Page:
The first of the doctrinal standards of the Canadian Reformed Churches is the True Christian Confession. It is usually called the Belgic Confession because it originated in the Southern Netherlands, now known as Belgium. Its chief author was Guido de Brès, a preacher of the Reformed Churches of the Netherlands, who died a martyr to the faith in the year 1567. During the sixteenth century the churches in this country were exposed to the most terrible persecution by the Roman Catholic government. To protest against this cruel oppression, and to prove to the persecutors that the adherents of the Reformed faith were no rebels, as was laid to their charge, but law-abiding citizens who professed the true Christian doctrine according to the Holy Scriptures, de Brès prepared this confession in the year 1561. In the following year a copy was sent to King Philip II, together with an address in which the petitioners declared that they were ready to obey the government in all lawful things, but that they would “offer their backs to stripes, their tongues to knives, their mouths to gags, and their whole bodies to fire,” rather than deny the truth expressed in this confession.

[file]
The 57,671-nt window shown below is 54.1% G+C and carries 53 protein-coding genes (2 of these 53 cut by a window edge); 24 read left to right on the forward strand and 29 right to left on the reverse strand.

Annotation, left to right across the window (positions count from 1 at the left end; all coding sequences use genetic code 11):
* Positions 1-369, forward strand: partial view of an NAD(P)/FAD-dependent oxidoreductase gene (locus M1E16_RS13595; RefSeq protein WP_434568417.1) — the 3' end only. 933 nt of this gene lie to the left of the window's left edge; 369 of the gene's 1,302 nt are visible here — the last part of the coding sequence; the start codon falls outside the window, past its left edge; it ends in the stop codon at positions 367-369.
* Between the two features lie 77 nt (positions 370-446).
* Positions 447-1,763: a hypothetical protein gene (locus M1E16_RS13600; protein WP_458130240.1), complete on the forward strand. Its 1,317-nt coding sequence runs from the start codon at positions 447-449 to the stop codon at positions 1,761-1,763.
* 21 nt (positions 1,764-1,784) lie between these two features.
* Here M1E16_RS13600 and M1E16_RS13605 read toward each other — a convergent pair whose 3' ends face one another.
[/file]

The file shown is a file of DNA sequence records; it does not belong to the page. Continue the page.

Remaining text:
Although the immediate purpose of securing freedom from persecution was not attained, and de Brès himself fell as one of the many thousands who sealed their faith with their lives, his work has endured and will continue to endure for ages. In its composition the author availed himself to some extent of a confession of the Reformed Churches in France, written chiefly by John Calvin and published two years earlier. The work of de Brès, however, is not a mere revision of Calvin’s work, but an independent composition. In the Netherlands it was at once gladly received by the churches, and adopted by the National Synods, held during the last three decades of the sixteenth century. After a careful revision, not of the contents but of the text, the great Synod of Dort in 1618-19 adopted this confession as one of the doctrinal standards of the Reformed churches, to which all office-bearers of the churches were required to subscribe. Its excellence as one of the best symbolical statements of Reformed doctrine has been generally recognized.
True Christian Confession
Containing the Summary of the Doctrine of God and of the Eternal Salvation of Man
i. God and the Means by Which He is Known
ii. Creation, Providence, the Fall and Consequences
iii. Election, Christ, and the Benefits of Salvation
iv. Church and Sacraments
v. Church and the Government